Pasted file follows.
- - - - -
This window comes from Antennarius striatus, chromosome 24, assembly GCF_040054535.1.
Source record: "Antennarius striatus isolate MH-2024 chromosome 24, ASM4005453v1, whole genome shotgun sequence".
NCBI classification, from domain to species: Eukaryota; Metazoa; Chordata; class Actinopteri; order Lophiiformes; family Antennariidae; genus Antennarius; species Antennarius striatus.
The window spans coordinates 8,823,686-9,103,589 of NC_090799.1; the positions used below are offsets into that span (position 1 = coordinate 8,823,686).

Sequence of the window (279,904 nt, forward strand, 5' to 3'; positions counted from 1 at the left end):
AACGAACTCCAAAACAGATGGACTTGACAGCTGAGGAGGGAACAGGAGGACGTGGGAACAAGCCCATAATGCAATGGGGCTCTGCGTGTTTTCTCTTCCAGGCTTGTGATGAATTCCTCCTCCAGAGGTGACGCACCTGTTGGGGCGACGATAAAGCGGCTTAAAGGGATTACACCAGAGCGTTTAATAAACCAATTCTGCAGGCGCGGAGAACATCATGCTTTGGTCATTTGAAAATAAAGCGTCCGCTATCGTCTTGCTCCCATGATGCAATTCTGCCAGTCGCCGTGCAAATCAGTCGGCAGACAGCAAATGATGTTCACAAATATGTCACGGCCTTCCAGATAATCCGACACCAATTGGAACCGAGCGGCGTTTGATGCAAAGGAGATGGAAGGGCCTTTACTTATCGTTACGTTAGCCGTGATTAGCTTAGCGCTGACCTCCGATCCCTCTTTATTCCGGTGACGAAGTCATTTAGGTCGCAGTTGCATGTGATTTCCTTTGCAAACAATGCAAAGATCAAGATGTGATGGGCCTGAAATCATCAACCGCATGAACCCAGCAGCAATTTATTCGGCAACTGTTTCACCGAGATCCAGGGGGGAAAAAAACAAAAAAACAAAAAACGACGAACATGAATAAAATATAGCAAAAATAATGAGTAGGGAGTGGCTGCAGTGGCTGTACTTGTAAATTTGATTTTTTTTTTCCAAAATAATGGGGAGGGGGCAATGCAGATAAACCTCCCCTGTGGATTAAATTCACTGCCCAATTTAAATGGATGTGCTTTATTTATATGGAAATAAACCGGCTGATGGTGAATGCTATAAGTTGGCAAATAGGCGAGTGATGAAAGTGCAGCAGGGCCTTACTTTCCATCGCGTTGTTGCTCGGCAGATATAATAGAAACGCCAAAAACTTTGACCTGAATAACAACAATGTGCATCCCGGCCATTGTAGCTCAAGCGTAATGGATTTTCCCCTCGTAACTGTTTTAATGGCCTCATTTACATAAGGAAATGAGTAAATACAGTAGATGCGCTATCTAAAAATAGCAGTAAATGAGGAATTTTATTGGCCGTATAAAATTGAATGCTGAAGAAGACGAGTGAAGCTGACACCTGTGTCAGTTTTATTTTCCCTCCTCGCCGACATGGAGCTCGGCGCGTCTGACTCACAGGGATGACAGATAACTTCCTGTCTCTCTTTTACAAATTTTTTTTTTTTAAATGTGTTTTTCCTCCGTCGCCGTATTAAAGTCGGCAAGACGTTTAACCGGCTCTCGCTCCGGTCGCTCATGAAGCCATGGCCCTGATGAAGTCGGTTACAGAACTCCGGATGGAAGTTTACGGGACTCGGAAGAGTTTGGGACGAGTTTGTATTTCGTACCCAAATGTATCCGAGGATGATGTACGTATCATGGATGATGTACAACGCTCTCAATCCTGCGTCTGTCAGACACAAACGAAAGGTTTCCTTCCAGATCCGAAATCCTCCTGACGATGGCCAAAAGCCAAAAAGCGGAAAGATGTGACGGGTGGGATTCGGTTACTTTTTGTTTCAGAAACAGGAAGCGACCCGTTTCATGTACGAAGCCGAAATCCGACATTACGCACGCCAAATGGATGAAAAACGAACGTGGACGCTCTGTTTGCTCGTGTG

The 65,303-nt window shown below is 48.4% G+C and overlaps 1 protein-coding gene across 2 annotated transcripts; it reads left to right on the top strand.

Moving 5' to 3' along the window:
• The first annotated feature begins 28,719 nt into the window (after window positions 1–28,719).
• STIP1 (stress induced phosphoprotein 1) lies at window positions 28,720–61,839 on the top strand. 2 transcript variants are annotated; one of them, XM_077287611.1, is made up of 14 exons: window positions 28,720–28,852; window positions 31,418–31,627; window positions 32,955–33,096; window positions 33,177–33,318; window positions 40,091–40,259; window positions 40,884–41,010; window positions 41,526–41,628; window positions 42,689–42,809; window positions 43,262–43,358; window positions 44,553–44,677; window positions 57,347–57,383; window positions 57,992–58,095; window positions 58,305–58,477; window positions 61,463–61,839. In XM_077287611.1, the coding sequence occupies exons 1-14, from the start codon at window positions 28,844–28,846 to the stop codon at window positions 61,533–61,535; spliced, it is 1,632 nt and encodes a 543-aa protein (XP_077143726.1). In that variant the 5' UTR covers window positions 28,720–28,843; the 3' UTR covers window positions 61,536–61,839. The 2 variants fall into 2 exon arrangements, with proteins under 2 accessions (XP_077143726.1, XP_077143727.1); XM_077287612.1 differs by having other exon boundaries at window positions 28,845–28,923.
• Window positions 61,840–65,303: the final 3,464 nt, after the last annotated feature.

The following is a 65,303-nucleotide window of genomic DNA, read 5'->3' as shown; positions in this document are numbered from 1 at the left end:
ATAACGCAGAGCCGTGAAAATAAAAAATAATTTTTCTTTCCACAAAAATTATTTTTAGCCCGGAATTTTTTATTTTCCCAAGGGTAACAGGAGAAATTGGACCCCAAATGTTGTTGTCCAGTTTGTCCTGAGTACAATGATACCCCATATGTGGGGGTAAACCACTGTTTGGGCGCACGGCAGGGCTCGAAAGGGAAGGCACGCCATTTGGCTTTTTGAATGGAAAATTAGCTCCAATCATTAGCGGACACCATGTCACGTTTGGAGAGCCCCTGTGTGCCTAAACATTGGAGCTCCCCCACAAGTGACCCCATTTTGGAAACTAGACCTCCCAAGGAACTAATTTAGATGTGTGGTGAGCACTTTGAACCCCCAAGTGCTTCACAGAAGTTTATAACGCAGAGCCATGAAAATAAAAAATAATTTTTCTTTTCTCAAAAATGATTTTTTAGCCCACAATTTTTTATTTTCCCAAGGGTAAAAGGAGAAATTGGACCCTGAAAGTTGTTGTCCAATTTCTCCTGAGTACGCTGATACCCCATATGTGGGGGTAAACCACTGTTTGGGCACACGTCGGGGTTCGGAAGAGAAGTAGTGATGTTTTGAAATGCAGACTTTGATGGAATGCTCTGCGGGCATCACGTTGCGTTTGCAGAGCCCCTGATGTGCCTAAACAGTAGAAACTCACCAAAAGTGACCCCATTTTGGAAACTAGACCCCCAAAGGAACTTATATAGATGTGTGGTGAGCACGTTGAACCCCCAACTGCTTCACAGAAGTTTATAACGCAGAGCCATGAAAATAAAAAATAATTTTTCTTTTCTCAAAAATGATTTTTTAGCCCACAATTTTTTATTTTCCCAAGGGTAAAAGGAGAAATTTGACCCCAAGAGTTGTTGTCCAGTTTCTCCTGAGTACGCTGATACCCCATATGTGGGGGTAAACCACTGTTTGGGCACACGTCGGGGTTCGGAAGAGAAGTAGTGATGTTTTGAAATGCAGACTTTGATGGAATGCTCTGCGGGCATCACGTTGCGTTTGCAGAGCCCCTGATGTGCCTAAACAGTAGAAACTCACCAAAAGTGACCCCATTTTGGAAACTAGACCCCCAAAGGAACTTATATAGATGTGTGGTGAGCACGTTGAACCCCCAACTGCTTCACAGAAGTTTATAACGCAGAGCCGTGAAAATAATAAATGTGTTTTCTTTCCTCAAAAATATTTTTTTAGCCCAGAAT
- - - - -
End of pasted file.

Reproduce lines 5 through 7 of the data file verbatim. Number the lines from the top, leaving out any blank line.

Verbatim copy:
Sequence of the window (279,904 nt, forward strand, 5' to 3'; positions counted from 1 at the left end):
AACGAACTCCAAAACAGATGGACTTGACAGCTGAGGAGGGAACAGGAGGACGTGGGAACAAGCCCATAATGCAATGGGGCTCTGCGTGTTTTCTCTTCCAGGCTTGTGATGAATTCCTCCTCCAGAGGTGACGCACCTGTTGGGGCGACGATAAAGCGGCTTAAAGGGATTACACCAGAGCGTTTAATAAACCAATTCTGCAGGCGCGGAGAACATCATGCTTTGGTCATTTGAAAATAAAGCGTCCGCTATCGTCTTGCTCCCATGATGCAATTCTGCCAGTCGCCGTGCAAATCAGTCGGCAGACAGCAAATGATGTTCACAAATATGTCACGGCCTTCCAGATAATCCGACACCAATTGGAACCGAGCGGCGTTTGATGCAAAGGAGATGGAAGGGCCTTTACTTATCGTTACGTTAGCCGTGATTAGCTTAGCGCTGACCTCCGATCCCTCTTTATTCCGGTGACGAAGTCATTTAGGTCGCAGTTGCATGTGATTTCCTTTGCAAACAATGCAAAGATCAAGATGTGATGGGCCTGAAATCATCAACCGCATGAACCCAGCAGCAATTTATTCGGCAACTGTTTCACCGAGATCCAGGGGGGAAAAAAACAAAAAAACAAAAAACGACGAACATGAATAAAATATAGCAAAAATAATGAGTAGGGAGTGGCTGCAGTGGCTGTACTTGTAAATTTGATTTTTTTTTTCCAAAATAATGGGGAGGGGGCAATGCAGATAAACCTCCCCTGTGGATTAAATTCACTGCCCAATTTAAATGGATGTGCTTTATTTATATGGAAATAAACCGGCTGATGGTGAATGCTATAAGTTGGCAAATAGGCGAGTGATGAAAGTGCAGCAGGGCCTTACTTTCCATCGCGTTGTTGCTCGGCAGATATAATAGAAACGCCAAAAACTTTGACCTGAATAACAACAATGTGCATCCCGGCCATTGTAGCTCAAGCGTAATGGATTTTCCCCTCGTAACTGTTTTAATGGCCTCATTTACATAAGGAAATGAGTAAATACAGTAGATGCGCTATCTAAAAATAGCAGTAAATGAGGAATTTTATTGGCCGTATAAAATTGAATGCTGAAGAAGACGAGTGAAGCTGACACCTGTGTCAGTTTTATTTTCCCTCCTCGCCGACATGGAGCTCGGCGCGTCTGACTCACAGGGATGACAGATAACTTCCTGTCTCTCTTTTACAAATTTTTTTTTTTTAAATGTGTTTTTCCTCCGTCGCCGTATTAAAGTCGGCAAGACGTTTAACCGGCTCTCGCTCCGGTCGCTCATGAAGCCATGGCCCTGATGAAGTCGGTTACAGAACTCCGGATGGAAGTTTACGGGACTCGGAAGAGTTTGGGACGAGTTTGTATTTCGTACCCAAATGTATCCGAGGATGATGTACGTATCATGGATGATGTACAACGCTCTCAATCCTGCGTCTGTCAGACACAAACGAAAGGTTTCCTTCCAGATCCGAAATCCTCCTGACGATGGCCAAAAGCCAAAAAGCGGAAAGATGTGACGGGTGGGATTCGGTTACTTTTTGTTTCAGAAACAGGAAGCGACCCGTTTCATGTACGAAGCCGAAATCCGACATTACGCACGCCAAATGGATGAAAAACGAACGTGGACGCTCTGTTTGCTCGTGTG

The 65,303-nt window shown below is 48.4% G+C and overlaps 1 protein-coding gene across 2 annotated transcripts; it reads left to right on the top strand.